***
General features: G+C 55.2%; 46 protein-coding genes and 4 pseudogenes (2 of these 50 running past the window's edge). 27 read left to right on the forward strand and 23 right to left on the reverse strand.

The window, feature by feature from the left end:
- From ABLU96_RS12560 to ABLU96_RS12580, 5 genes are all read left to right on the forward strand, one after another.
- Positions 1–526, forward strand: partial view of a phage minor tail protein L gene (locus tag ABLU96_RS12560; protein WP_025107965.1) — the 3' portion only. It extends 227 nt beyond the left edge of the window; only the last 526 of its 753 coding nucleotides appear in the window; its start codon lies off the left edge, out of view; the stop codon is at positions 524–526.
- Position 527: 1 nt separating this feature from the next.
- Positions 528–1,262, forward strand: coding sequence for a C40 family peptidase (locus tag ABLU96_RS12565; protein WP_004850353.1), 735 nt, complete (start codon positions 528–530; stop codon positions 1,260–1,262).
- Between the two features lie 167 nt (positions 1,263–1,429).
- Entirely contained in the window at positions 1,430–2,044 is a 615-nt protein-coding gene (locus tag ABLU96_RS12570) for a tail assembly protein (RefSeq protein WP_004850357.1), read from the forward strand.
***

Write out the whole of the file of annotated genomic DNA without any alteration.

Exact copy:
General features: G+C 55.2%; 46 protein-coding genes and 4 pseudogenes (2 of these 50 running past the window's edge). 27 read left to right on the forward strand and 23 right to left on the reverse strand.

The window, feature by feature from the left end:
- From ABLU96_RS12560 to ABLU96_RS12580, 5 genes are all read left to right on the forward strand, one after another.
- Positions 1–526, forward strand: partial view of a phage minor tail protein L gene (locus tag ABLU96_RS12560; protein WP_025107965.1) — the 3' portion only. It extends 227 nt beyond the left edge of the window; only the last 526 of its 753 coding nucleotides appear in the window; its start codon lies off the left edge, out of view; the stop codon is at positions 524–526.
- Position 527: 1 nt separating this feature from the next.
- Positions 528–1,262, forward strand: coding sequence for a C40 family peptidase (locus tag ABLU96_RS12565; protein WP_004850353.1), 735 nt, complete (start codon positions 528–530; stop codon positions 1,260–1,262).
- Between the two features lie 167 nt (positions 1,263–1,429).
- Entirely contained in the window at positions 1,430–2,044 is a 615-nt protein-coding gene (locus tag ABLU96_RS12570) for a tail assembly protein (RefSeq protein WP_004850357.1), read from the forward strand.